By Farah Harb
The Arab American News
DEARBORN – On the one month anniversary of the deadly school shooting at Marjory Stoneman Douglas High School in Parkland, Fla., students in various high schools across the country walked out for 17 minutes to protest gun violence with placards and T-shirts that read #Enough.
The cold temperatures did not stop Fordson High School students in Dearborn from joining other students around the nation in a 17 minute protest, raising posters that read “enough”, “17 minutes, 17 victims” and “Fear has no place in our schools”, to name a few.
Adam Bazzi, a senior at Dearborn High School and a protest organizer, said he estimates that about 80 percent of students at his school participated in the walk-out.
Students at Crestwood High School in Dearborn Heights used their bodies to form the word “enough” with the “hashtag” symbol, as seen in an aerial view.
While students were marching in solidarity around the state and the nation, the U.S. House of Representatives approved spending more money on metal detectors, locks and other school security measures.
With a vote of 407-10, lawmakers voted for legislation to spend $50 million to $75 million per year from 2019 through 2028 on school security and safety training.
Despite the bill’s bi-partisan support, there were no measures taken to tighten the grip on gun control measures, despite the shootings that have struck nationwide.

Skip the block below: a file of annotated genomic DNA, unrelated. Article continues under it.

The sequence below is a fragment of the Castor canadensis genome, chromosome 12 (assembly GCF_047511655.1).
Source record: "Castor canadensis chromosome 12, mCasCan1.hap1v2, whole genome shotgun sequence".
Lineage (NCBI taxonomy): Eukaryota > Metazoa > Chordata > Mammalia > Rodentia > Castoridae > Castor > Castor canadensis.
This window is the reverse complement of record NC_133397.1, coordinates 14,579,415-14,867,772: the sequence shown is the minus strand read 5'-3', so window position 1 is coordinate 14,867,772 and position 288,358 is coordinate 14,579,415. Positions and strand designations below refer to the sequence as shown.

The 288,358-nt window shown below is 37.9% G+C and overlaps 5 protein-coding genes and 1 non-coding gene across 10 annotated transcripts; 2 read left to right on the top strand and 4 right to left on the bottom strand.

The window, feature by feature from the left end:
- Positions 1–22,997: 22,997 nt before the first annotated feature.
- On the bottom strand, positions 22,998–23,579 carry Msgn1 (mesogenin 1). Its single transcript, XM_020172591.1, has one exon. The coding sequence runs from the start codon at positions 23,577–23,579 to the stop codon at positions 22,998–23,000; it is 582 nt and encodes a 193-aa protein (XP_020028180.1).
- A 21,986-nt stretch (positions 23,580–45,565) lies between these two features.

Adam Bazzi, a senior at Dearborn High School and a protest organizer, said he estimates that about 80 percent of students at his school participated in the walkout.
“This is one of the hundreds of mass shootings we’ve had over many years,” said Rima Saad, a student at Fordson High school. She added that we need change, gun reform and background checks, but she’s not in favor of arming teachers.
“I’m not liked by my teachers,” said one student who asked not to be named when asked about arming trained teachers on campus. “If you give my teacher a gun, she would probably shoot me.”
Another student who also didn’t want to give her name said she wouldn’t mind having her teachers armed, as long as they’re trained.
While Democratic lawmakers requested that Republican leaders press on gun control measures like expanding background checks and cracking down on assault weapons, House GOP leaders are holding back to see what the Senate can pass, if at all.
The Senate Judiciary Committee held a hearing on the Florida shooting to address the failures by the FBI and law enforcement agencies to act on warning signs the gunman displayed before the attack.
In Dearborn, Superintendent Glenn Maleyko was present at the walkout.
“We are not involved in coordinating this event, but what we are doing is allowing students to exercise their First Amendment right to freedom of speech,” he said, adding that school officials asked the leadership government groups what they had planned in all three of the high schools.
“So we are not taking sides, but we are supporting our students and their safety,” Maleyko said. “And the reason I’m here is to protect our students’ safety.”
The AANews reporters Hassan Khalifeh and Stephen Martin contributed to this story.